Statement to Fifty-Fourth Regular Session of IAEA General Conference 2010
Fifty-Fourth Regular Session of IAEA General Conference 2010
A year ago, I addressed the 53rd General Conference after taking my Oath of Office as Director General. I said that the Agency´s contribution to addressing key global issues could be maximized only if it pursued its objectives in a balanced manner.
A constant theme of my first ten months in office has been to pursue multiple objectives in regard to the non-proliferation of nuclear weapons and the promotion of the peaceful uses of nuclear energy, including technical cooperation, in a balanced manner.
I am trying to change the widespread perception of the Agency as simply the world´s "nuclear watchdog" because it does not do justice to our extensive activities in other areas, especially in nuclear energy, nuclear applications, and technical cooperation. This year, we are focusing on cancer, which is the subject of the Scientific Forum starting tomorrow.
Today, I would like to look back on the past ten months and share some thoughts on our work in the near future. I will start with nuclear energy.
The growing importance of nuclear energy has had a significant impact on the Agency´s work in recent years, leading to a stronger focus on the needs of newcomer countries. In March, I addressed the International Conference on Access to Civil Nuclear Energy, which was opened by President Sarkozy in Paris. I expressed my conviction that access to nuclear power should not be limited to developed countries but should be available to developing countries as well. This conference illustrated the growing international interest in nuclear power as a clean and stable source of energy that can help to mitigate the impact of climate change.
It is not an exaggeration to say that we have entered a new era. Some 60 countries are considering introducing nuclear energy. We expect between 10 and 25 new countries to bring their first nuclear power plants on line by 2030. Many of the countries which already have nuclear power are planning or building new reactors or extending the operational life of existing reactors.
While it is up to Member States to decide whether or not to opt for nuclear power, the Agency has a key role to play in ensuring that the expansion in nuclear power takes place in an efficient, responsible and sustainable manner. When countries express an interest in introducing nuclear power, we offer advice on how to put the appropriate legal and regulatory framework in place and how to ensure the highest standards of safety and security, without increasing proliferation risks. We can offer independent know-how on the construction, commissioning, start-up and operation of nuclear reactors. The aim is that countries should be able to introduce nuclear power knowledgeably and profitably.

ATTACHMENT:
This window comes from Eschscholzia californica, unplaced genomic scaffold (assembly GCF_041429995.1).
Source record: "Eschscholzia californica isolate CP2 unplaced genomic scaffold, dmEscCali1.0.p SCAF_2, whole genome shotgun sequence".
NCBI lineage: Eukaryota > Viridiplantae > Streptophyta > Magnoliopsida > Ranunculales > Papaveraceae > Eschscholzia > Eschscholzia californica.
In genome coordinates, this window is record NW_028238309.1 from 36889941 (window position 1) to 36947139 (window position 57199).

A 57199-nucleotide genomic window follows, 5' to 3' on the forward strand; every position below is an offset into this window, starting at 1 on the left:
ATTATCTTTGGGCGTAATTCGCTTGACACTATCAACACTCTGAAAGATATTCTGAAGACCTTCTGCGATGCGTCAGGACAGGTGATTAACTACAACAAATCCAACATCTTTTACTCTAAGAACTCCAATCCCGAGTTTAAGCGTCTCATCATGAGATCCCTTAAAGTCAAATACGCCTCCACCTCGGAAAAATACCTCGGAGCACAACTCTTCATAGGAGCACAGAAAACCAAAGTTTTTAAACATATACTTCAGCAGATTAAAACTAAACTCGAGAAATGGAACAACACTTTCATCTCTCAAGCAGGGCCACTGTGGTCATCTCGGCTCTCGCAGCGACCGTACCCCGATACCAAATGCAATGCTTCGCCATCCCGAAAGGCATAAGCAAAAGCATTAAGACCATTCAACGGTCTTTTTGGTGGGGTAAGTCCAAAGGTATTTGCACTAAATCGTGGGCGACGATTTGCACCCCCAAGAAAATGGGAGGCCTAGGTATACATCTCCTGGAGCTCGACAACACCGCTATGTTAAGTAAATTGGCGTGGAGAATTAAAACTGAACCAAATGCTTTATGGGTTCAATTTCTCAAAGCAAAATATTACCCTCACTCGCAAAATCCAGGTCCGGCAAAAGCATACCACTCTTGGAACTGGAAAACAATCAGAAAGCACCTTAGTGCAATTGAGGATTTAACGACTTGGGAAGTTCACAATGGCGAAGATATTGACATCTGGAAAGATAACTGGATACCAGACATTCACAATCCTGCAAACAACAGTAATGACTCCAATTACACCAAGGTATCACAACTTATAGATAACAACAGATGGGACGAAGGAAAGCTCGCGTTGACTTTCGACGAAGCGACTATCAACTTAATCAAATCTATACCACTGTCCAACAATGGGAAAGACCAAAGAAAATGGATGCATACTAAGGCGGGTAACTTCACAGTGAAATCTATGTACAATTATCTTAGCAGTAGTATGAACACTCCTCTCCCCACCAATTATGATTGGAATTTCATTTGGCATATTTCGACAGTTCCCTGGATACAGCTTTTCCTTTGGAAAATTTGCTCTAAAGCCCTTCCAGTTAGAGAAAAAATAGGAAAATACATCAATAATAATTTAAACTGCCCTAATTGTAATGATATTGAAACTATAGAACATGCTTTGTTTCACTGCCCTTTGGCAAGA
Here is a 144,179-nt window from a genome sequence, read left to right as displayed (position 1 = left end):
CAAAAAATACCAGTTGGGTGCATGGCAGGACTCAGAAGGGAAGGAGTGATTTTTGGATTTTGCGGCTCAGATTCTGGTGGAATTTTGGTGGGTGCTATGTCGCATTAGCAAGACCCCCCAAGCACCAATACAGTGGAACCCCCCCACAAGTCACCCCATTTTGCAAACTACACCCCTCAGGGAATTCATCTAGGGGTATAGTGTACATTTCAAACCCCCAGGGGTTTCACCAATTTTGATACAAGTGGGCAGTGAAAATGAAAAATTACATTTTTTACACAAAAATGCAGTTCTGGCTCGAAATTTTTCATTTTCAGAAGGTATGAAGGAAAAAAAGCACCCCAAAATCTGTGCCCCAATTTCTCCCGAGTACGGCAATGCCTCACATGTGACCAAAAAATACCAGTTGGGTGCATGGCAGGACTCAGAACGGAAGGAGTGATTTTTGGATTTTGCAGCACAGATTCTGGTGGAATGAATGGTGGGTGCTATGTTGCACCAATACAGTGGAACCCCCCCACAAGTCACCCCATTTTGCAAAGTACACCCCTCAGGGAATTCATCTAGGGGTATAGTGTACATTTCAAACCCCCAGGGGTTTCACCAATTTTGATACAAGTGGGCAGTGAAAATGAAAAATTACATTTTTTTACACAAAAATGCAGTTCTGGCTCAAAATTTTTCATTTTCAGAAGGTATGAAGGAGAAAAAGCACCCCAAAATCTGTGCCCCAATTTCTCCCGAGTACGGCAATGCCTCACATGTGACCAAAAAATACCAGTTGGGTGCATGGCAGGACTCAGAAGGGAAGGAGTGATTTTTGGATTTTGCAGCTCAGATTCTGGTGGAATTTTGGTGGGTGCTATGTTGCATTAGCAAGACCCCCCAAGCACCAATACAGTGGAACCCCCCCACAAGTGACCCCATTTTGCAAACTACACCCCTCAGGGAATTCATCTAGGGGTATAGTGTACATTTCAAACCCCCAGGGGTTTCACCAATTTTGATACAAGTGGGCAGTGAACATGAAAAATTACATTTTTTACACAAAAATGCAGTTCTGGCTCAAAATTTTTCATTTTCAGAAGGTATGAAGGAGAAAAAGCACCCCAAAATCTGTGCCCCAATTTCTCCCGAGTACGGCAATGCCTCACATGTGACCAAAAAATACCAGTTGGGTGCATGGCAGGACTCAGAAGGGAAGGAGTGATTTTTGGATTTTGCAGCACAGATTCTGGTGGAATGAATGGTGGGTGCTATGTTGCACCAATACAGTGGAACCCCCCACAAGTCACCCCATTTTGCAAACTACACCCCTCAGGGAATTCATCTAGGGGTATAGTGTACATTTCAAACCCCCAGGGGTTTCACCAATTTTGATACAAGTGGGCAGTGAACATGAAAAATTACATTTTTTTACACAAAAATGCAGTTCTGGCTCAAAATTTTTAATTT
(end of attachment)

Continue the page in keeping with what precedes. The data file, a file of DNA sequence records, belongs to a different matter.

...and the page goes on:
I would like to share with you some points which I believe deserve attention in the nuclear energy field.
First, the Agency should continue to respond to the needs of countries which are considering introducing nuclear power. Since I took office ten months ago, we have added new staff posts and cost free experts in order to strengthen our assistance to newcomers. In parallel, we will continue to assist countries which are expanding existing nuclear power programmes. That is where most new reactors will be built and where the lifetime of existing reactors is being extended.
Second, I intend to encourage international lending institutions which are reluctant to support nuclear power projects to be more open to such projects. Lending institutions could consider a new approach, bearing in mind the fact that a large number of countries recognise nuclear energy as a stable and clean source of energy which they may wish to include in their energy mix.
Third, the Agency should encourage a proper appreciation of the benefits of nuclear power in helping to mitigate the negative effects of climate change. It is widely recognised that climate change is one of the most important items on the global agenda. That being the case, the benefits that nuclear power offers deserve wider recognition in the discussions in relevant international fora such as those related to the Kyoto Protocol.
Fourth, the Agency´s activities in sharing best practices and disseminating information on waste management and disposal should be expanded. Waste disposal remains an important challenge that needs to be addressed in a safe and sustainable manner by newcomers and established users alike. We can assist both.
In addition to pursuing these goals, we will also continue to stress the importance of the Agency´s work as a catalyst for innovation, for example through INPRO - the International Project on Innovative Nuclear Reactors and Fuel Cycles. INPRO, which brings together technology holders and users so that they can consider together what action is needed to achieve innovation, celebrates its 10th anniversary this week. I congratulate all concerned.